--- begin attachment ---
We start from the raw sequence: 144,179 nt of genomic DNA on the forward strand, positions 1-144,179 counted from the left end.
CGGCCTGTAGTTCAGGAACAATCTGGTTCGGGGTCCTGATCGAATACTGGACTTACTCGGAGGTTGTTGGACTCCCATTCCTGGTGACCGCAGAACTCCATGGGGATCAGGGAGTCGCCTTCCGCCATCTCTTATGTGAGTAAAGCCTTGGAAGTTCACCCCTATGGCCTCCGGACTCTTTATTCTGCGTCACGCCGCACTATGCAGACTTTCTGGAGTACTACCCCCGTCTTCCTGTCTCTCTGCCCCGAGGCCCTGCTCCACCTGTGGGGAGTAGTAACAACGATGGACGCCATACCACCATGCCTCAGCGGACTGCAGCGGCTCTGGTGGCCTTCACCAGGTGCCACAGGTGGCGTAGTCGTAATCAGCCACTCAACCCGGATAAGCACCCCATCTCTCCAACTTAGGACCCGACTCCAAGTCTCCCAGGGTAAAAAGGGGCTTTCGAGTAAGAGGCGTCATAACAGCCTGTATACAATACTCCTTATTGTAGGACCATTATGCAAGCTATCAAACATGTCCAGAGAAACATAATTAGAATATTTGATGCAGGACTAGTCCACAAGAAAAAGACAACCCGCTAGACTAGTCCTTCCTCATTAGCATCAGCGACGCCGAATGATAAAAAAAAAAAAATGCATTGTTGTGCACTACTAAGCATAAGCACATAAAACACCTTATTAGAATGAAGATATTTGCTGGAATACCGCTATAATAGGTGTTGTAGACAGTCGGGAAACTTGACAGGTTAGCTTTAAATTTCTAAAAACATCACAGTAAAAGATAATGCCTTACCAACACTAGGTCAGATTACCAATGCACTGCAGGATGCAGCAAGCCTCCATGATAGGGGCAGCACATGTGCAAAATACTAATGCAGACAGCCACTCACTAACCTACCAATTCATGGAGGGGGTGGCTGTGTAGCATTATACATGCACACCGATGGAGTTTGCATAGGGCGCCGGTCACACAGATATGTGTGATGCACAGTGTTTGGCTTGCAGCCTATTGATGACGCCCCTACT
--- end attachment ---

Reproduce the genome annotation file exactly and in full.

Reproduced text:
We start from the raw sequence: 144,179 nt of genomic DNA on the forward strand, positions 1-144,179 counted from the left end.
CGGCCTGTAGTTCAGGAACAATCTGGTTCGGGGTCCTGATCGAATACTGGACTTACTCGGAGGTTGTTGGACTCCCATTCCTGGTGACCGCAGAACTCCATGGGGATCAGGGAGTCGCCTTCCGCCATCTCTTATGTGAGTAAAGCCTTGGAAGTTCACCCCTATGGCCTCCGGACTCTTTATTCTGCGTCACGCCGCACTATGCAGACTTTCTGGAGTACTACCCCCGTCTTCCTGTCTCTCTGCCCCGAGGCCCTGCTCCACCTGTGGGGAGTAGTAACAACGATGGACGCCATACCACCATGCCTCAGCGGACTGCAGCGGCTCTGGTGGCCTTCACCAGGTGCCACAGGTGGCGTAGTCGTAATCAGCCACTCAACCCGGATAAGCACCCCATCTCTCCAACTTAGGACCCGACTCCAAGTCTCCCAGGGTAAAAAGGGGCTTTCGAGTAAGAGGCGTCATAACAGCCTGTATACAATACTCCTTATTGTAGGACCATTATGCAAGCTATCAAACATGTCCAGAGAAACATAATTAGAATATTTGATGCAGGACTAGTCCACAAGAAAAAGACAACCCGCTAGACTAGTCCTTCCTCATTAGCATCAGCGACGCCGAATGATAAAAAAAAAAAAATGCATTGTTGTGCACTACTAAGCATAAGCACATAAAACACCTTATTAGAATGAAGATATTTGCTGGAATACCGCTATAATAGGTGTTGTAGACAGTCGGGAAACTTGACAGGTTAGCTTTAAATTTCTAAAAACATCACAGTAAAAGATAATGCCTTACCAACACTAGGTCAGATTACCAATGCACTGCAGGATGCAGCAAGCCTCCATGATAGGGGCAGCACATGTGCAAAATACTAATGCAGACAGCCACTCACTAACCTACCAATTCATGGAGGGGGTGGCTGTGTAGCATTATACATGCACACCGATGGAGTTTGCATAGGGCGCCGGTCACACAGATATGTGTGATGCACAGTGTTTGGCTTGCAGCCTATTGATGACGCCCCTACT